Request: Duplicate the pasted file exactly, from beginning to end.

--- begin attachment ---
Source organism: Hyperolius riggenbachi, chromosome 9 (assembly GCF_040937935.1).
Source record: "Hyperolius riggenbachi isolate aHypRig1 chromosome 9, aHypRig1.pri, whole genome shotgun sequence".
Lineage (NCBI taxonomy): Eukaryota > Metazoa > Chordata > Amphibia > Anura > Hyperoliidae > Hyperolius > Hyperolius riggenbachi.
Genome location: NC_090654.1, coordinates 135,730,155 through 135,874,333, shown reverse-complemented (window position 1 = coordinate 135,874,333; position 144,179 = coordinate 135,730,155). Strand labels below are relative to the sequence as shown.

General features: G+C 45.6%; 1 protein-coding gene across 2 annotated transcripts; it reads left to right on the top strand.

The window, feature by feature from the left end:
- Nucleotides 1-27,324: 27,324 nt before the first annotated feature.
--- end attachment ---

Source organism: Hyperolius riggenbachi, chromosome 9 (assembly GCF_040937935.1).
Source record: "Hyperolius riggenbachi isolate aHypRig1 chromosome 9, aHypRig1.pri, whole genome shotgun sequence".
Lineage (NCBI taxonomy): Eukaryota > Metazoa > Chordata > Amphibia > Anura > Hyperoliidae > Hyperolius > Hyperolius riggenbachi.
Genome location: NC_090654.1, coordinates 135,730,155 through 135,874,333, shown reverse-complemented (window position 1 = coordinate 135,874,333; position 144,179 = coordinate 135,730,155). Strand labels below are relative to the sequence as shown.

General features: G+C 45.6%; 1 protein-coding gene across 2 annotated transcripts; it reads left to right on the top strand.

The window, feature by feature from the left end:
- Nucleotides 1-27,324: 27,324 nt before the first annotated feature.